Among the traditional campaign signs, I noted a new political sign, ‘Republican for Paul Drucker’.  As a Democrat and incumbent State House Representative Candidate, Paul is looking to gather support from the registered voters of the opposing party.  Do we expect that the Warren Kampf campaign will likewise use signage touting registered democrat voter support?  With the growing ‘Independent’ party affiliation among voters, is there signage claiming ‘Independent for Drucker’ or ‘Independent for Kampf’ on the horizon from either candidate?

Voter turnout was very low in the primary and historically Tredyffrin Township has not fared much differently in the general election (especially non-presidential election years).  However, with the Governor’s race at stake this year, can we hope for a better than average turnout.  Low voter turnouts make is easier for single-issue candidates and candidates with narrow but deep support make a good showing.  If you are one of those folks, than you probably don’t want to tell the public when the election is.  However, if you are a serious candidate with broad appeal than why not tell the public when to vote. 

To inform the voters, and build interest in the fact that there’s an election date coming, why not some signs stating Election Day November 2 or at least on Tuesday, November 2, signs that say “Today’s the day”.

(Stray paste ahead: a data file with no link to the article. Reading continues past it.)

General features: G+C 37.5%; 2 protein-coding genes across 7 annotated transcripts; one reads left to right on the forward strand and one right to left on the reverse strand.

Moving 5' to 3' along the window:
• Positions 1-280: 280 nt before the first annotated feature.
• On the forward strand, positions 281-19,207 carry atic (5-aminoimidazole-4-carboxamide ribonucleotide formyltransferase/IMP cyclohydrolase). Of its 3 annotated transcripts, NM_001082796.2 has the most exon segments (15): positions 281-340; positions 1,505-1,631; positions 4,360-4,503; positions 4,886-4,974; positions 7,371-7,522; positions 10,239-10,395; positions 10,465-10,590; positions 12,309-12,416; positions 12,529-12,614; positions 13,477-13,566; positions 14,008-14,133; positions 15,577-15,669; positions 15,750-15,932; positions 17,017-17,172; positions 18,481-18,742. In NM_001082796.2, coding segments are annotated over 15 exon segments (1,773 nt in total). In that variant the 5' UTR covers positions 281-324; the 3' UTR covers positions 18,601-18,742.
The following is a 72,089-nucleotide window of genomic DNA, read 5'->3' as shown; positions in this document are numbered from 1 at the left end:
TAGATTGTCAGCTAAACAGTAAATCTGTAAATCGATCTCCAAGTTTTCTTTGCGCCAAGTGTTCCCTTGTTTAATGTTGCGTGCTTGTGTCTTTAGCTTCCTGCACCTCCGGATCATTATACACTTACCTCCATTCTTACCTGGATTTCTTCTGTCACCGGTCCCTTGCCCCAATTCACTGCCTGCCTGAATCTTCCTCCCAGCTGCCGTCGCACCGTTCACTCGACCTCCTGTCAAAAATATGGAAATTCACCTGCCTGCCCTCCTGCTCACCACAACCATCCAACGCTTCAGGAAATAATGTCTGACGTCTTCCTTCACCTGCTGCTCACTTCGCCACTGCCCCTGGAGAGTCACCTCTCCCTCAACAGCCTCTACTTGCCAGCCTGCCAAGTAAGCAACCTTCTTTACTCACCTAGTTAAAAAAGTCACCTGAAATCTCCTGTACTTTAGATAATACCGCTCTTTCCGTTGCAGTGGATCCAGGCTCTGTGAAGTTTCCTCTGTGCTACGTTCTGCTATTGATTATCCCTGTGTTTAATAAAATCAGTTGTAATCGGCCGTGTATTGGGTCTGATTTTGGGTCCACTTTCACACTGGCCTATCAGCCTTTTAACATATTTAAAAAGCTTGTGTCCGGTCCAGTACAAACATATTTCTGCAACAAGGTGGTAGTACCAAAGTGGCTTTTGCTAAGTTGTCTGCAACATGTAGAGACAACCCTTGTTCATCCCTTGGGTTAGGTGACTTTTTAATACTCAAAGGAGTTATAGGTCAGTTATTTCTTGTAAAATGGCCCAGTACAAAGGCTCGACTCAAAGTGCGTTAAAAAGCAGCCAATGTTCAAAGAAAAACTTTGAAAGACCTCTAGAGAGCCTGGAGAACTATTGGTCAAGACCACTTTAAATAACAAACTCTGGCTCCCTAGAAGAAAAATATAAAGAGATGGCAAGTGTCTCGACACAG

As a registered voter hoping for greater voter turnout, Election Day signage is something that I could support!  I’d like to make a suggestion that the township as a public service could set-up those temporary sign boards to notify the public of the upcoming election.

A Couple of Political Points of Interest . . .

I found a couple of interesting political notes in the last couple of days . . .

On the Republican side:  Phoenixville Councilman Ken Buckwalter (R) who is running in the Pennsylvania State House 157 primary race, has received an endorsement from longtime friend Ed Shanaughy.  You may not know Ed personally but I bet that you know his restaurant – Our Deli in Paoli (with the large steer out front).  Ed served as president of Paoli Fire Company for 35 years, recently stepping down (John Beatty is now president) to become the fire company’s Chairman of the Board.  As a Director of Paoli Business and Professional Association, Ed serves with me on the Board as Director Emeritus.